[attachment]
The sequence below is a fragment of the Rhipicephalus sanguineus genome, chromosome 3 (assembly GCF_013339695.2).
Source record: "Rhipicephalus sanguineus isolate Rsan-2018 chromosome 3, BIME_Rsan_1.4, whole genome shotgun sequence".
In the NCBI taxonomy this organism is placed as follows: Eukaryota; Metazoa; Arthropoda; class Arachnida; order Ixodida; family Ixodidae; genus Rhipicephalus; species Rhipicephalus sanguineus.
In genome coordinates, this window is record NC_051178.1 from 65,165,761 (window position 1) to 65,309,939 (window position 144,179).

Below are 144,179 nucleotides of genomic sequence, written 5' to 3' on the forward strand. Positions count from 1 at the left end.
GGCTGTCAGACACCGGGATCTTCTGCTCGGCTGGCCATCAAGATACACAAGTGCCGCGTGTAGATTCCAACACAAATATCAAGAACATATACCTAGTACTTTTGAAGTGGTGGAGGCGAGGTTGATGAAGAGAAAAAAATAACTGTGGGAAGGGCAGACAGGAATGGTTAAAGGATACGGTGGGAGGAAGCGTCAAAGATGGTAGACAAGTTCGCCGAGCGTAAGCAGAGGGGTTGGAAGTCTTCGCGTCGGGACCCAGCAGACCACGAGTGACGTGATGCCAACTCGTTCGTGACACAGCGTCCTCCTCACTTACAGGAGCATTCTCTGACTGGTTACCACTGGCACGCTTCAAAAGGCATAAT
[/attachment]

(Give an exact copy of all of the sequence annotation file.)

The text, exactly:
The sequence below is a fragment of the Rhipicephalus sanguineus genome, chromosome 3 (assembly GCF_013339695.2).
Source record: "Rhipicephalus sanguineus isolate Rsan-2018 chromosome 3, BIME_Rsan_1.4, whole genome shotgun sequence".
In the NCBI taxonomy this organism is placed as follows: Eukaryota; Metazoa; Arthropoda; class Arachnida; order Ixodida; family Ixodidae; genus Rhipicephalus; species Rhipicephalus sanguineus.
In genome coordinates, this window is record NC_051178.1 from 65,165,761 (window position 1) to 65,309,939 (window position 144,179).

Below are 144,179 nucleotides of genomic sequence, written 5' to 3' on the forward strand. Positions count from 1 at the left end.
GGCTGTCAGACACCGGGATCTTCTGCTCGGCTGGCCATCAAGATACACAAGTGCCGCGTGTAGATTCCAACACAAATATCAAGAACATATACCTAGTACTTTTGAAGTGGTGGAGGCGAGGTTGATGAAGAGAAAAAAATAACTGTGGGAAGGGCAGACAGGAATGGTTAAAGGATACGGTGGGAGGAAGCGTCAAAGATGGTAGACAAGTTCGCCGAGCGTAAGCAGAGGGGTTGGAAGTCTTCGCGTCGGGACCCAGCAGACCACGAGTGACGTGATGCCAACTCGTTCGTGACACAGCGTCCTCCTCACTTACAGGAGCATTCTCTGACTGGTTACCACTGGCACGCTTCAAAAGGCATAAT